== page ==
After a full day of flying, MAF Pilot Brian Marx had to get medicine to a village—without landing!
Brian Marx is an MAF pilot in Papua, Indonesia. Like most MAF pilots, many of his days are filled with flights that range from taking missionaries into remote jungles, to transporting critically-injured patients, to flying supplies and personnel into places with little access. He shares one of his “average” days here:
“My first flight was to the village of Pogapa. This mountain village is the ministry base for John. Today my task was to bring Adelce from Nabire; she is the director of the school which is part of John’s ministry. Thankfully when I arrived over the airstrip, the fog had not yet risen out of the valley. I landed: MISSION ACCOMPLISHED.
My second flight was to the town of Bilogai up at 7,000 feet above sea level. Missionary Mary lives down the hill from Bilogai in the village of Hitadipa, where she and a teammate work among the Moni tribe; training evangelists, translating Christian Bible study materials, and teaching basic healthcare. The weather was clear and the wind was picking up but still manageable. I landed. The previous day I helped fix Mary’s mower used to mow the airstrip. Now I helped load the mower onto the backseat of an ojek—a motorcycle taxi. Mary jumped on a second ojek and zoomed off on an epic one-hour motocross run down the mountain. MISSION ACCOMPLISHED.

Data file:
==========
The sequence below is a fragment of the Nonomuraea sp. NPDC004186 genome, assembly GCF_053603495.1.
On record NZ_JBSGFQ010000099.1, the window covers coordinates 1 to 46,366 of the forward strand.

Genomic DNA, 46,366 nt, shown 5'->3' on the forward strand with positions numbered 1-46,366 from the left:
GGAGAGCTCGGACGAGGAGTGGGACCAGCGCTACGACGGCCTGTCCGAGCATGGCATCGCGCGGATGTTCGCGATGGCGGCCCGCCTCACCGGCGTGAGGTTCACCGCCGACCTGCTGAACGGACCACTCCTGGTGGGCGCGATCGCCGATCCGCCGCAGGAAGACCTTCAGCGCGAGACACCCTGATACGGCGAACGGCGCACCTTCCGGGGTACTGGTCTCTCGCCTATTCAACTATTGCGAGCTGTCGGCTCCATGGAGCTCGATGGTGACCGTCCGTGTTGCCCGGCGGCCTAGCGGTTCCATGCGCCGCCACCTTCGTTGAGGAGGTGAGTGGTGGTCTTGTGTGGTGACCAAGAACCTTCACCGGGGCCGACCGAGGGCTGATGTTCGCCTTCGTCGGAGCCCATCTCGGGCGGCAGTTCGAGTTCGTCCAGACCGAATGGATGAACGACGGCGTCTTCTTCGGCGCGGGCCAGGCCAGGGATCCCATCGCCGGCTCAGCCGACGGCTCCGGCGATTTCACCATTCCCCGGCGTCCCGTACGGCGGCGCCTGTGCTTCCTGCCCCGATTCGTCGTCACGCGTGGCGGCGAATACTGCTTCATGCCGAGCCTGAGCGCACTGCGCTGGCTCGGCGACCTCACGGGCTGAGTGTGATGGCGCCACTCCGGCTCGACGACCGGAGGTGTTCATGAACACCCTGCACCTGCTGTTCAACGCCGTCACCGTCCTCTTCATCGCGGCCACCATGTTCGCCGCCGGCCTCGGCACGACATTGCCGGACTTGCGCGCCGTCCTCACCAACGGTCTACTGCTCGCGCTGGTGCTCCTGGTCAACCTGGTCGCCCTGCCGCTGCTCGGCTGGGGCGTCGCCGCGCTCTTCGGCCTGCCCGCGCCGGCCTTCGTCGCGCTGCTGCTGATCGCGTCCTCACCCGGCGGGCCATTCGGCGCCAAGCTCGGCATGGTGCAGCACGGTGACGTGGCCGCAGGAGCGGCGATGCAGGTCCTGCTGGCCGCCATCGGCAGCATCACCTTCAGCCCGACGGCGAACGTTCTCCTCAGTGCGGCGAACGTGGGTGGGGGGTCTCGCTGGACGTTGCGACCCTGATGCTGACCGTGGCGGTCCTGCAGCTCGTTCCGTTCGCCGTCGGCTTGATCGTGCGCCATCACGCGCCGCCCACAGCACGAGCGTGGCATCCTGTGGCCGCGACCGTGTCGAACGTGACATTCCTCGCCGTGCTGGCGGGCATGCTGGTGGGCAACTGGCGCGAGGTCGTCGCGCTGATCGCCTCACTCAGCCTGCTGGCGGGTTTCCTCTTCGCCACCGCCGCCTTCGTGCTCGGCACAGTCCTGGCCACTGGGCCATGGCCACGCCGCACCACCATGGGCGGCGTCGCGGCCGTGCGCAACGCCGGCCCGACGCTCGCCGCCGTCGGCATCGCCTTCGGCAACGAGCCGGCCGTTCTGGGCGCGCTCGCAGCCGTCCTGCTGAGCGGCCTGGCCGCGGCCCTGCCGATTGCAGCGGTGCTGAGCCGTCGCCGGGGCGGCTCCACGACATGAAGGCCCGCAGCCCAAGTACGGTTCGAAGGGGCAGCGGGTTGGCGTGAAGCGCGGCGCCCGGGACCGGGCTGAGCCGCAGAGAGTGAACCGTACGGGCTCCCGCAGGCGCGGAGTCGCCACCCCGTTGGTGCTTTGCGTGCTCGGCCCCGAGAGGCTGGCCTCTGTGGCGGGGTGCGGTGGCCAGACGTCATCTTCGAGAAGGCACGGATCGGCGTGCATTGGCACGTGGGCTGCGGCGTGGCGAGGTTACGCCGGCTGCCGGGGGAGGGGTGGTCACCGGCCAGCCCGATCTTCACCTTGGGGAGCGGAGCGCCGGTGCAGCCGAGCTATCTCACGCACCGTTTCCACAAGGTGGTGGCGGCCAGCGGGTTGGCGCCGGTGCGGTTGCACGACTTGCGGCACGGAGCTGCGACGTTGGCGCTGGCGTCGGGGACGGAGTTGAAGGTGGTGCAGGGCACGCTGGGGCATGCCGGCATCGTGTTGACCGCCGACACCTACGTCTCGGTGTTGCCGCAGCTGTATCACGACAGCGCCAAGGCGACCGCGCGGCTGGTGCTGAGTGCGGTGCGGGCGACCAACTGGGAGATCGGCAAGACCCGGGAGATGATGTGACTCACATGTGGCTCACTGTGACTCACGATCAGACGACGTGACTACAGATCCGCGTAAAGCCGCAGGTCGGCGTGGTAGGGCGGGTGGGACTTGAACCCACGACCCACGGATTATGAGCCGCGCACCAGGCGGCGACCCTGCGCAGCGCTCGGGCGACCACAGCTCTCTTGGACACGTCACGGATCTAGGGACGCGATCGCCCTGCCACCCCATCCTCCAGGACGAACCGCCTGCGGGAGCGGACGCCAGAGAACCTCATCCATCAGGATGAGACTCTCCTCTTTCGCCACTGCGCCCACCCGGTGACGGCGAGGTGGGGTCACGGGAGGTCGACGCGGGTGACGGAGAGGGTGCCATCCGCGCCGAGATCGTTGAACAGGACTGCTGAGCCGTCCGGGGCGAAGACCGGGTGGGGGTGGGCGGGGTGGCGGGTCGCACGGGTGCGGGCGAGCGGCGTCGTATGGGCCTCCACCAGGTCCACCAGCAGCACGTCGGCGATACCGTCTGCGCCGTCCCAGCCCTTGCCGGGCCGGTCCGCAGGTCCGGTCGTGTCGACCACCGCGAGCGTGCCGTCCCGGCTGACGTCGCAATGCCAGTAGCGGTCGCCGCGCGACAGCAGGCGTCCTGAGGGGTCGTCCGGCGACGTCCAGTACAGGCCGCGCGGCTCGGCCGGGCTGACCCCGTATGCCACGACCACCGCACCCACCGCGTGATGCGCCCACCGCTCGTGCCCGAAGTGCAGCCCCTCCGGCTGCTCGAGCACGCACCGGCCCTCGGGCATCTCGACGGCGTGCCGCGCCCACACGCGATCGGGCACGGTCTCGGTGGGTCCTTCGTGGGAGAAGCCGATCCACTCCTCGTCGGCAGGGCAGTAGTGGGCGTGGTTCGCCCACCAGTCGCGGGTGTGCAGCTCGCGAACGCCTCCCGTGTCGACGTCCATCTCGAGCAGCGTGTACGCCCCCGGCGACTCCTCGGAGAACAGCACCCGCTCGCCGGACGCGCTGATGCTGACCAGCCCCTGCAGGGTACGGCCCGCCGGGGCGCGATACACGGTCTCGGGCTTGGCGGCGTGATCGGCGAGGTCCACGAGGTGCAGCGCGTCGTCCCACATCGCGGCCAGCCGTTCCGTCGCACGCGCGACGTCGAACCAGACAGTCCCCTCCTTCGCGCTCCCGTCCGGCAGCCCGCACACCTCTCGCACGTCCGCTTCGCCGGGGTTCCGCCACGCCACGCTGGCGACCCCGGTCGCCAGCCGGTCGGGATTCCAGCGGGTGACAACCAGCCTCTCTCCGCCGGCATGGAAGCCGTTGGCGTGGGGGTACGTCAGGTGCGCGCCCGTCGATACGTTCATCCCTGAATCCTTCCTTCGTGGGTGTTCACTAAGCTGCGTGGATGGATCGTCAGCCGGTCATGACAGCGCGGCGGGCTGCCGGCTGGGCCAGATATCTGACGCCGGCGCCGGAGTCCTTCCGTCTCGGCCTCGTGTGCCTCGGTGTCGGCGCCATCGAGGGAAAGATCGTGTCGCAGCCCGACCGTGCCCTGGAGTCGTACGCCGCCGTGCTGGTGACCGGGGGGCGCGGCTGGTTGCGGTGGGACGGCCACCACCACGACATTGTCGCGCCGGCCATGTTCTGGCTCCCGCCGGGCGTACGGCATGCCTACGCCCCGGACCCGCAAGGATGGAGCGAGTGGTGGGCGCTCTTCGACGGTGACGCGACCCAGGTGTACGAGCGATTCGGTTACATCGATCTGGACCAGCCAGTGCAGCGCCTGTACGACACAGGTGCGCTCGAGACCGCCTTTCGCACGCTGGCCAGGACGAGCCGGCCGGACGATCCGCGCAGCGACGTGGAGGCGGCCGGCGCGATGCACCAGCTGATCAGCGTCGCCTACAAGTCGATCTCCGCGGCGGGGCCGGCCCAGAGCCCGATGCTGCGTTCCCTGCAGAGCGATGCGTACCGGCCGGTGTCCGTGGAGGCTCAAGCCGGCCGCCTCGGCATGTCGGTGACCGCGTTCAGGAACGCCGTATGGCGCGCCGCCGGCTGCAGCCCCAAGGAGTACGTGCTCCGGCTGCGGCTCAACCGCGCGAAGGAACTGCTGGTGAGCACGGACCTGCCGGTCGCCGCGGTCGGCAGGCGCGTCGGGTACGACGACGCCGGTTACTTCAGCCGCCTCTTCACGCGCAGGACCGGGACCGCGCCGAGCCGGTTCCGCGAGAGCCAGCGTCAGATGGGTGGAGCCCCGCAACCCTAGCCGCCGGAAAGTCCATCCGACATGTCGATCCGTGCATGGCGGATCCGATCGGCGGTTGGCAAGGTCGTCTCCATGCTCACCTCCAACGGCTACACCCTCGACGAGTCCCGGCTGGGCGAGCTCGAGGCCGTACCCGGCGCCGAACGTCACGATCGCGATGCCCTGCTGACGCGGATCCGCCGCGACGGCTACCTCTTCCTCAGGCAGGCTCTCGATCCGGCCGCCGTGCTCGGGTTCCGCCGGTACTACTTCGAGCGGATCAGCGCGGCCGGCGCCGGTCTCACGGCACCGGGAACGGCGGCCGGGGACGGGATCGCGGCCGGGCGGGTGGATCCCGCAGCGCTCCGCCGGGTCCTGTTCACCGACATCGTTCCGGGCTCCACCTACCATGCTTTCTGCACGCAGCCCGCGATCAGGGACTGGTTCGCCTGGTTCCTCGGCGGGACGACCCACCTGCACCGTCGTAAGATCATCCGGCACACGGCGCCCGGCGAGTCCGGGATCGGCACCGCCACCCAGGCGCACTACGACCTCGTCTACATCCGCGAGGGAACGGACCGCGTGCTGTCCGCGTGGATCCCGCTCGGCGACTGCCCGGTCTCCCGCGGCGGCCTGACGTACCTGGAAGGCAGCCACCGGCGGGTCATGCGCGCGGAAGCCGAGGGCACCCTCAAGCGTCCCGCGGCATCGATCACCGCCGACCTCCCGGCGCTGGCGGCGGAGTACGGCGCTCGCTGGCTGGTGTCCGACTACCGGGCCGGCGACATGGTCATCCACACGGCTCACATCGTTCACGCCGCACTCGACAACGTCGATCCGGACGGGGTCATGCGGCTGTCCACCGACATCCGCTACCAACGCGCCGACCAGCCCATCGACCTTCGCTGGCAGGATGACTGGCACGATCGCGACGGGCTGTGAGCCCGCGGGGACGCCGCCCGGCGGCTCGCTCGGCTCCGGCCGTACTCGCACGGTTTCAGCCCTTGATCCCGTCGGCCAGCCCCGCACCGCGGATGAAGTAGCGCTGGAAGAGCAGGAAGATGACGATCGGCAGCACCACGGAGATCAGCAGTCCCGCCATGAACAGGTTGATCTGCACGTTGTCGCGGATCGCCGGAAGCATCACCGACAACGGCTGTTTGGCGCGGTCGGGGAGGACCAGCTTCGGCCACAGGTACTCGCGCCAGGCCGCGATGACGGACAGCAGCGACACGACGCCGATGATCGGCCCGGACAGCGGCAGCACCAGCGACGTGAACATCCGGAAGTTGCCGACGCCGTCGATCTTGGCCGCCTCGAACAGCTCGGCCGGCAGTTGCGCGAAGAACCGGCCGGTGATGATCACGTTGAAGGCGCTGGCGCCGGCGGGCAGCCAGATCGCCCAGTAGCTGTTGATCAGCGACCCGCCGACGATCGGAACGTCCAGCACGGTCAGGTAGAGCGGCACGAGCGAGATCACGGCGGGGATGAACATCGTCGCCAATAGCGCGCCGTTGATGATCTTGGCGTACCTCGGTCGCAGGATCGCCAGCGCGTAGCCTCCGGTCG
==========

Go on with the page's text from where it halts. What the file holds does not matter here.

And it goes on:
The third flight of the day was a joyous first for me; today I would get to do a drop! The Bible translator in Dirouw texted from a satellite phone. He had a pounding ear infection and needed antibiotic drops ASAP. MAF’s KODIAK was not available and the Caravan is too big to land on the tiny Dirouw airstrip. So I would make a low pass and drop the medicine out the window. A friend in town purchased the meds while I was out flying. Then my teammate Pieter packaged them up along with a few chocolate chip cookies from my wife, Heather.
I flew with a load to a nearby village, then departed with an empty aircraft to do the drop. I circled over Dirouw; the wind was calm and the villagers cleared the area. I set up with proper flap and power settings. I would handle the package with my left hand and fly with my right. I was careful to remove my wedding ring! I set the package in my lap and opened the small window beside me. I approached as if to land but leveled at 70 feet. At midfield I pushed the package into the 100 mph breeze and dropped it. I did not look back; my focus was on the 200 foot trees ahead. I added full power and climbed to a safe altitude. Circling over the field I wagged my wings for the community below. MISSION ACCOMPLISHED.
We later received a ‘thank you’ message—‘the cookies were a tasty interruption in a diet of smoked wildlife and starchy tubers; the ear swelling went down and the infection cleared in a few days.’ ”